“Excellent,” said the Envoy. “Now please hurry back. Try to reach the station before our guest does.”
* * * *
Nadia Antonovna Kollontai was born on April 12, 1961. Yuri Gagarin launched into space on the same day. He was the first human to do so—or at least the first to come home again afterward.
In 1969 Nadia became the ambassador of Terra and all Terran life. She was eight years old at the time. Ambassadors are always young. She lived with her aunt and uncle, and she handled intergalactic incidents on behalf of her planet. She did so in secret. Most human ambassadors do.
Meanwhile her aunt Marina and uncle Konstantine worked on the Zvezda base. Americans had just landed on the moon, so lunar goals had fallen out of favor in the Soviet space program. Uncle Konstantine convinced his project leaders to send a few rockets and drop a few modules of moon base by remote control, but the project ended there. Zvezda sat unfinished, unoccupied, and already abandoned.
Then Ambassador Nadia needed an off-planet site to arrange a meeting and hitch a ride.
She stowed away aboard the last N-1 rocket to Zvezda in August 1974. After that she spent more than a month eating cosmonaut food from toothpaste tubes, taking long moonwalks, and waiting for the Khelone ship to arrive.
Up close it still looked like a towering barnacle.
Nadia wondered what it was like to swim through space the way fish swam in water, no barrier between yourself and all the nothing that there ever was. She wondered what it was like to be a living ship. Then she stopped wondering so she could wrestle with the Zvezda airlock latch. It opened on the third try. Nadia climbed through the airlock, sealed both the outer and the inner doors, and then lifted her helmet visor.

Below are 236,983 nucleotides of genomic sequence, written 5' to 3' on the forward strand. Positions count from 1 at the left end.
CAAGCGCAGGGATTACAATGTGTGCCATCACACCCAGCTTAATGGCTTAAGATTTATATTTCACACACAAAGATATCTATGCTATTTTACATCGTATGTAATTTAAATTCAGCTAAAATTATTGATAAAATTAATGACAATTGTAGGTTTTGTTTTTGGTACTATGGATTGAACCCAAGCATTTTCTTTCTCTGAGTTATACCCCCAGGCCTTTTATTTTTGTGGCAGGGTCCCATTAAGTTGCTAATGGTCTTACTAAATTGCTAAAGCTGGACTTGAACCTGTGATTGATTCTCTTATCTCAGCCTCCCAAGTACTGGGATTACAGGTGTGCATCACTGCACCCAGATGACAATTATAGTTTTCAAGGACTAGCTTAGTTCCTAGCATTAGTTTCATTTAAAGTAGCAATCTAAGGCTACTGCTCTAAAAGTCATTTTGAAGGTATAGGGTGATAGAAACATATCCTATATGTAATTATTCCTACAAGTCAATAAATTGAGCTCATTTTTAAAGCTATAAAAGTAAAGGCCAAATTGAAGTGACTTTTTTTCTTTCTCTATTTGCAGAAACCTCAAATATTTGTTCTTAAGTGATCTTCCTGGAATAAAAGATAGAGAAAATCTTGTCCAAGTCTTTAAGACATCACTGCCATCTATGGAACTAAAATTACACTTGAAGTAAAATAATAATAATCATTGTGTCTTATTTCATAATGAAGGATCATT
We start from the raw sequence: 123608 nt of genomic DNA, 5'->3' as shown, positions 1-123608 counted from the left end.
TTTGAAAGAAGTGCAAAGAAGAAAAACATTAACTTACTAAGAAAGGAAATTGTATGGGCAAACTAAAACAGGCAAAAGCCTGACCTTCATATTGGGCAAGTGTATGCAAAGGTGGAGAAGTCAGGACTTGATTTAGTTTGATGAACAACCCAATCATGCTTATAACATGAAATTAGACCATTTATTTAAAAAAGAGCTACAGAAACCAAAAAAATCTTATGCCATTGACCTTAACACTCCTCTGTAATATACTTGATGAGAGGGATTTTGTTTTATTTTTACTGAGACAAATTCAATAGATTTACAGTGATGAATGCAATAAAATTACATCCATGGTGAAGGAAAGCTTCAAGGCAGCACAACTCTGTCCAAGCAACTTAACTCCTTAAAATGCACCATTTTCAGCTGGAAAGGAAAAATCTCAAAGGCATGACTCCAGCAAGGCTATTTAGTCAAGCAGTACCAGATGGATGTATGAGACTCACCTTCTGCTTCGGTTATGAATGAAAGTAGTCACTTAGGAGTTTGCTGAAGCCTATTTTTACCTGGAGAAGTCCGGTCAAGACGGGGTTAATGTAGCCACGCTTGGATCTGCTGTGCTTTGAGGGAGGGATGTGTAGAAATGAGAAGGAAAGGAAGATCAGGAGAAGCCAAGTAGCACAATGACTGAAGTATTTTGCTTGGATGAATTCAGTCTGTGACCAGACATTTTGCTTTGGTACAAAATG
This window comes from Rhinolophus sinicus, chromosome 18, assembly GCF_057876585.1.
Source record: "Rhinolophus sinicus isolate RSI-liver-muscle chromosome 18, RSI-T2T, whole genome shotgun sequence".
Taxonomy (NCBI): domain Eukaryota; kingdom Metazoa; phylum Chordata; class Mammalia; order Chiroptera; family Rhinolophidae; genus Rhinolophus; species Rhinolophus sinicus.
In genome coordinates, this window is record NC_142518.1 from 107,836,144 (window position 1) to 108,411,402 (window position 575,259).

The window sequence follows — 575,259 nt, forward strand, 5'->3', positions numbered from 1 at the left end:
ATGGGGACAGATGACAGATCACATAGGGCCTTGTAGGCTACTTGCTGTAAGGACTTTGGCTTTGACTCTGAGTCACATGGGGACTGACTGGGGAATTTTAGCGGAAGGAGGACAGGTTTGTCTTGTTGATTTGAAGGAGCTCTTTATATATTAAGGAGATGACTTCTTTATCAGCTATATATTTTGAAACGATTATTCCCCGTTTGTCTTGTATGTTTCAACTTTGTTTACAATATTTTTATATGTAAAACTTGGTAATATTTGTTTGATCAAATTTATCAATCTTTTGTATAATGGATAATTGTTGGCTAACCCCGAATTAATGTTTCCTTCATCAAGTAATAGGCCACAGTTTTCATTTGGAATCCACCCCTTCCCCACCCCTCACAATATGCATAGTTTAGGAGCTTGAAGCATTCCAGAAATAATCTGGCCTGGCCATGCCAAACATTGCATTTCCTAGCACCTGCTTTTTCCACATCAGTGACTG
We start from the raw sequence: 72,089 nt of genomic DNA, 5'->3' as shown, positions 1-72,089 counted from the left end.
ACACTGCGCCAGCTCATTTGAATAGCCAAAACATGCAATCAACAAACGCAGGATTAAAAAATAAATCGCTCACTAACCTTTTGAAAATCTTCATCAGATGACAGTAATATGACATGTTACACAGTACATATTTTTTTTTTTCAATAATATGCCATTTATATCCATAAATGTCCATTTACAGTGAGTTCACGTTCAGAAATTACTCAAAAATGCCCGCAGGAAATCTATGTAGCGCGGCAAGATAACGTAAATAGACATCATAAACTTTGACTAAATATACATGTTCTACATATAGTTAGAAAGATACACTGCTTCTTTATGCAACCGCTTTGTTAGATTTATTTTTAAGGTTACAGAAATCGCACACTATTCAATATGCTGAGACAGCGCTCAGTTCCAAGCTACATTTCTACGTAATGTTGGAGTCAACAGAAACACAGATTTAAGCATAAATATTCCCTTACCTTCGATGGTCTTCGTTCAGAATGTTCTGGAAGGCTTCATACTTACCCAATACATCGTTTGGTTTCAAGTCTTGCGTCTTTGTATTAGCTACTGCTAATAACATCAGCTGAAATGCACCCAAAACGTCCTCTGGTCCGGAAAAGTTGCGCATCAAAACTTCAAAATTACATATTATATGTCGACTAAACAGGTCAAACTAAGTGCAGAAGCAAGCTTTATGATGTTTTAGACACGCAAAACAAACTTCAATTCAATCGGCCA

The entrance module looked like the body of an airplane without passenger seats. It did not look hospitable or welcoming. It was a mess, an inauspicious place to make first contact. Engineers had no sense of ceremony. The ones in her family didn’t, anyway, and she expected other engineers to be pretty much the same.
The Envoy scootched across the metal floor. It raised up its long neck and puppetlike mouth.
“Ambassador,” it said, borrowed voice dryly formal.
“Envoy,” Nadia answered. “Have you heard anything from our guest?”
Nadia nodded. Then she started to pace. She could see the Khelone ship outside, through the module’s single actual window. The opposite side of the module held a video screen pretending to be a window, one that showed looping footage of a scenic mountain view. Someone back home—definitely not Uncle Konstantine, but someone else on his team—believed that artificial scenery would benefit homesick cosmonauts. Nadia didn’t find the fake window beneficial. She tried to ignore it.
“Please stand still,” said the Envoy.
“I’m thinking,” said Nadia.
“Must you always walk while thinking?” the Envoy asked. “Does your brain even work without the kinetic motion of your feet? You’re making me nervous.” It tinkered with a lumpy piece of machinery in its nervousness. “I hope the translator works. I did the best I could, but we have only so much equipment to work with here. Visual information may be distorted.”
“We’ll make do,” said Nadia. “But stop fiddling around. You’re just going to break it.”
She expected the translation device to break anyway. She had expected the rocket that brought them here to explode on the launchpad. She inherited this kind of cheerful hopelessness from Aunt and Uncle—especially from Aunt Marina. “Engineers, rocket scientists, cosmonauts; they all know that things will probably break, fall over, and explode,” her aunt would say. “But they’re always so happy to be wrong.”
Something knocked on the outer hatch of the airlock.
“Poyekhali,” Nadia said. “Here we go.”